As you may know, I worked for the City of Fontana both in Parks/Recreation and in the City Manager’s office.  I believe there is a natural progression from City Parks work to County Parks work which operates on a regional level.  I began in the field of recreation, and learned about all aspects of the work that cities provide…from active programs and events to performing arts and community centers. I’ve done everything from clean restrooms and painting buildings to producing large scale events and public television shows.  I soon began to have an interest in how I could make an impact at a larger level and I needed more challenges.  When I came to county parks I again started in recreation management but moved to something larger and broader with oversight of the parks from an administrative level.  I have overseen every aspect of the work, which involves work in an office (City) to work out in the field.   

I think this question is a good one because it also shows me that sharing my story helps connect with all of you in new and different ways.  We all come from different backgrounds and interests but we have all found our place here.

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Question:

At our first All Staff Meeting, right before the pandemic started, you mentioned how much you love reading.  Would you like to share with us what you are reading, what you really enjoyed reading in recent weeks, or what book(s) you gifted the most? – Nori Gardner


Answer:

Dear Nori,


I love reading and talking about books, so thank you for your question! I’ve been reading a lot lately to distract myself from the reality of this pandemic (and since there is nothing good on television!). I love to read all types of books, but my favorites are fictional novels based on history. Two recent books I love are The Things We Cannot Say by Kelly Rimmer and The Book of Lost Friends by Lisa Wingate. Lisa Wingate also wrote Before We Were Yours, another terrific historical novel.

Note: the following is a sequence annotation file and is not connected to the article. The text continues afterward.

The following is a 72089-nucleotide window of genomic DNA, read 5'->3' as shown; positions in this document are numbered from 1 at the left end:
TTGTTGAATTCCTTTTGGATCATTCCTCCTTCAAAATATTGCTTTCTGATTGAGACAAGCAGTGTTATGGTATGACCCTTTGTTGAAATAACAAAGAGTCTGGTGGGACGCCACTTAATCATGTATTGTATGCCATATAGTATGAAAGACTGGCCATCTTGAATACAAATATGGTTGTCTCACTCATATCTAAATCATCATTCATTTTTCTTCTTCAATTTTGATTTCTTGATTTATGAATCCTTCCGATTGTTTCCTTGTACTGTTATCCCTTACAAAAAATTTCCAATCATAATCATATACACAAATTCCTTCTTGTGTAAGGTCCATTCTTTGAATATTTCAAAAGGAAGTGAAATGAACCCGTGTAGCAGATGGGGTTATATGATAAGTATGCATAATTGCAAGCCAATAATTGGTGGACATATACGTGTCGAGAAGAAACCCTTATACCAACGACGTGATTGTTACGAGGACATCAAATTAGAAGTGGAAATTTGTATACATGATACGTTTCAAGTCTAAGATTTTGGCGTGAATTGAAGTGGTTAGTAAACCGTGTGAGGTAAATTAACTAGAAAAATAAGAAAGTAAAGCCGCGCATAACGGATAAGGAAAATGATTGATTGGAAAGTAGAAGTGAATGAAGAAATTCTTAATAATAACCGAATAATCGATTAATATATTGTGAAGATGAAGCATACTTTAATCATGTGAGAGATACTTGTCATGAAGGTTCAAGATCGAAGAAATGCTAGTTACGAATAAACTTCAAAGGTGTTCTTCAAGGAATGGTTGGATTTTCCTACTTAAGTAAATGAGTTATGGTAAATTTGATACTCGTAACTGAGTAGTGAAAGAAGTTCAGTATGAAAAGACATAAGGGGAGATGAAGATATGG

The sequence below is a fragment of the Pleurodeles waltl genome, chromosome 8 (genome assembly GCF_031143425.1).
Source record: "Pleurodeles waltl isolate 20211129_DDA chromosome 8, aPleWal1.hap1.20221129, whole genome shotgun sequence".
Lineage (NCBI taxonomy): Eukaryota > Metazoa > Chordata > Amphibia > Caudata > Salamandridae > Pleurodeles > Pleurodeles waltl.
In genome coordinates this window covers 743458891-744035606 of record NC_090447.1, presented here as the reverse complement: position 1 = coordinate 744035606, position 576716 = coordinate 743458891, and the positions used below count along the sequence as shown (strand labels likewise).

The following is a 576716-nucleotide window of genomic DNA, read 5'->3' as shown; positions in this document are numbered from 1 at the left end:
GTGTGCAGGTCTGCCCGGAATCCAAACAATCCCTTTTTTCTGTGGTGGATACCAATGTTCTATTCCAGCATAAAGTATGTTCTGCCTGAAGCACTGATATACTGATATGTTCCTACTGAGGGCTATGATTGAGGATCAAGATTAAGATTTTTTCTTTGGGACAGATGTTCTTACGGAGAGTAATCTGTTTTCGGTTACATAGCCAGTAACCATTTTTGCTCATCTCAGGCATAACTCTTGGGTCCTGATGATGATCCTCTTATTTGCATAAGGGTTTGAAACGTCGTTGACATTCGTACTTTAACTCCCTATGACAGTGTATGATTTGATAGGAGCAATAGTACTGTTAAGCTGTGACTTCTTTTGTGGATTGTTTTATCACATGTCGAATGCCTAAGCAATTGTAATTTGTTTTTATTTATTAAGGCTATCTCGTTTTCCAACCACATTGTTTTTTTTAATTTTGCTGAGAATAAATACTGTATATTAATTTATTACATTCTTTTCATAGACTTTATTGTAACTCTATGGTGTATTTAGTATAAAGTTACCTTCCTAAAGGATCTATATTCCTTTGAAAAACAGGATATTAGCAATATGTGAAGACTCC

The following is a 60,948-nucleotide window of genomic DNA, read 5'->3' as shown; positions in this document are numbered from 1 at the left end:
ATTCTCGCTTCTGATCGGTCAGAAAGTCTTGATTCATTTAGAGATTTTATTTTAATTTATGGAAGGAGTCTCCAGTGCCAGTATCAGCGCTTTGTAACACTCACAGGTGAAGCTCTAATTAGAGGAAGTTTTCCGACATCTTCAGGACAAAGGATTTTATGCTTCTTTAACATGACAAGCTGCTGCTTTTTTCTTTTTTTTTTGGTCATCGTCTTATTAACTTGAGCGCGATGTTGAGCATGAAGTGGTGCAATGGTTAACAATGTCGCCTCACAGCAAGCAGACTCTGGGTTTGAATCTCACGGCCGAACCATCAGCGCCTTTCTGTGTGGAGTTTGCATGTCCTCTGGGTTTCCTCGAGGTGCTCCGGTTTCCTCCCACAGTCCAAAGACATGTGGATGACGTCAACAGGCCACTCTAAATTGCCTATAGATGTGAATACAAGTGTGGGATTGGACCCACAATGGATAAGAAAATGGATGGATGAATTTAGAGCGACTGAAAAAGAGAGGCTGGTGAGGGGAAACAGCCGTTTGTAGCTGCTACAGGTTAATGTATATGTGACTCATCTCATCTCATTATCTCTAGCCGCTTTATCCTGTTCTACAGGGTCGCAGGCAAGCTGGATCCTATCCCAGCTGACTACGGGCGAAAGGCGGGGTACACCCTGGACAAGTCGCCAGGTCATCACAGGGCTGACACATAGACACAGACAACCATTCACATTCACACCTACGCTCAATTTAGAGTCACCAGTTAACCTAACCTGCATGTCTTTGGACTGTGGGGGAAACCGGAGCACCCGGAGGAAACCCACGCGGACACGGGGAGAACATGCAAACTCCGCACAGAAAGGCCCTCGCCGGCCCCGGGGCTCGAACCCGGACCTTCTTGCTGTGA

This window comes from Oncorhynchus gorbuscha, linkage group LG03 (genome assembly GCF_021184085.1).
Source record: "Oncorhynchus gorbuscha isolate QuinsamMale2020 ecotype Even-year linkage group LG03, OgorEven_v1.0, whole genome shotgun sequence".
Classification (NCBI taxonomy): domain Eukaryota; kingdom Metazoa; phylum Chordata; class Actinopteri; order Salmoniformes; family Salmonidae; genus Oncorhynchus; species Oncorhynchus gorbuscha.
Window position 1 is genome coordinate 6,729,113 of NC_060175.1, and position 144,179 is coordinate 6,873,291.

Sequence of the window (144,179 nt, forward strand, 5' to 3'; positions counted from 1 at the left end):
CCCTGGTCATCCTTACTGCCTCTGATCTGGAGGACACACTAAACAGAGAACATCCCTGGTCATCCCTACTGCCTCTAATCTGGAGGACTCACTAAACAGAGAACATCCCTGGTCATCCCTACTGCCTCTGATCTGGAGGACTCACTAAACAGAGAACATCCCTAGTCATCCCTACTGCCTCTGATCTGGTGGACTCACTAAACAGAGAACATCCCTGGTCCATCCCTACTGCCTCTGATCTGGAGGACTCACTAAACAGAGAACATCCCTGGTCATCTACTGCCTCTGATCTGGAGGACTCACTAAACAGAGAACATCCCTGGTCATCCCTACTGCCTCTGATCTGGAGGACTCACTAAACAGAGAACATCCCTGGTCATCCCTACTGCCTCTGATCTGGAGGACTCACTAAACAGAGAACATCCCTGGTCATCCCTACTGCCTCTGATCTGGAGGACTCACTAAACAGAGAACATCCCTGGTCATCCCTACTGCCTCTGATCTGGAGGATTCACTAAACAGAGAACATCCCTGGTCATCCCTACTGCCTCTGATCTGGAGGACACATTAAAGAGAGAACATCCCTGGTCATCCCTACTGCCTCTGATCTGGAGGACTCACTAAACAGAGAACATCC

On the more educational side, The Forest Ranger by Herbert Kaufman, which is a study of administrative behavior (I can see some of you yawning now), and The National Parks, America’s Best Idea by Dayton Duncan and Ken Burns are two books I turn back to often. The latter explains the history of how national parks became an American priority and the process early parks pioneers went through to help set aside and preserve these national treasures.


In general, I love science based books, science-fiction, professional self-help books, business how-tos, mysteries, and books about religion. Pretty much anything that has words! Another favorite book from this past year is Where the Crawdads Sing by Delia Owens. This book is set in the late 1960s in the marshlands of North Carolina. While the story was wonderful, I loved the focus on the natural world that the book includes, educating the reader about the marshland habitat and the creatures that make their home in that setting.

Finally, books that I am gifted the most have to do with nature, science and history. My family members (my mom, sisters and aunts) all love to read, and we trade books whenever we see each other.